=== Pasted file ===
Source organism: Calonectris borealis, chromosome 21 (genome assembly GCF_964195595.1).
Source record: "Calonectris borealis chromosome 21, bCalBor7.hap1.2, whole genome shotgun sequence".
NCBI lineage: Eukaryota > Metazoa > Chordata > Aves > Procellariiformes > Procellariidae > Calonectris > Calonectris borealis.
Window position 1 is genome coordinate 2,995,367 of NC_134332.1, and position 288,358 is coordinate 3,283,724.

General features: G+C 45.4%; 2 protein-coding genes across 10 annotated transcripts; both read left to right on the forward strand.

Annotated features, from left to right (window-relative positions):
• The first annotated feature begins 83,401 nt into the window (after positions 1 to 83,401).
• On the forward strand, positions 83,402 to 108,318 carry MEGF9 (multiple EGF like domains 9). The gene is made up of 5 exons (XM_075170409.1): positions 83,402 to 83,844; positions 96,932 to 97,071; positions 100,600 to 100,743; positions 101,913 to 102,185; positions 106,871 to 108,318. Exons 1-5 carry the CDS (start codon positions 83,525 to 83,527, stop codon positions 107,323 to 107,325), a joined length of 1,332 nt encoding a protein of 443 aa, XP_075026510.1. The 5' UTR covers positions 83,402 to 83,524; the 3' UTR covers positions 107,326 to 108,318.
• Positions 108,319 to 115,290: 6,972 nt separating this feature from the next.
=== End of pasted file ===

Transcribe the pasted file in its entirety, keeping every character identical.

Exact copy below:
Source organism: Calonectris borealis, chromosome 21 (genome assembly GCF_964195595.1).
Source record: "Calonectris borealis chromosome 21, bCalBor7.hap1.2, whole genome shotgun sequence".
NCBI lineage: Eukaryota > Metazoa > Chordata > Aves > Procellariiformes > Procellariidae > Calonectris > Calonectris borealis.
Window position 1 is genome coordinate 2,995,367 of NC_134332.1, and position 288,358 is coordinate 3,283,724.

General features: G+C 45.4%; 2 protein-coding genes across 10 annotated transcripts; both read left to right on the forward strand.

Annotated features, from left to right (window-relative positions):
• The first annotated feature begins 83,401 nt into the window (after positions 1 to 83,401).
• On the forward strand, positions 83,402 to 108,318 carry MEGF9 (multiple EGF like domains 9). The gene is made up of 5 exons (XM_075170409.1): positions 83,402 to 83,844; positions 96,932 to 97,071; positions 100,600 to 100,743; positions 101,913 to 102,185; positions 106,871 to 108,318. Exons 1-5 carry the CDS (start codon positions 83,525 to 83,527, stop codon positions 107,323 to 107,325), a joined length of 1,332 nt encoding a protein of 443 aa, XP_075026510.1. The 5' UTR covers positions 83,402 to 83,524; the 3' UTR covers positions 107,326 to 108,318.
• Positions 108,319 to 115,290: 6,972 nt separating this feature from the next.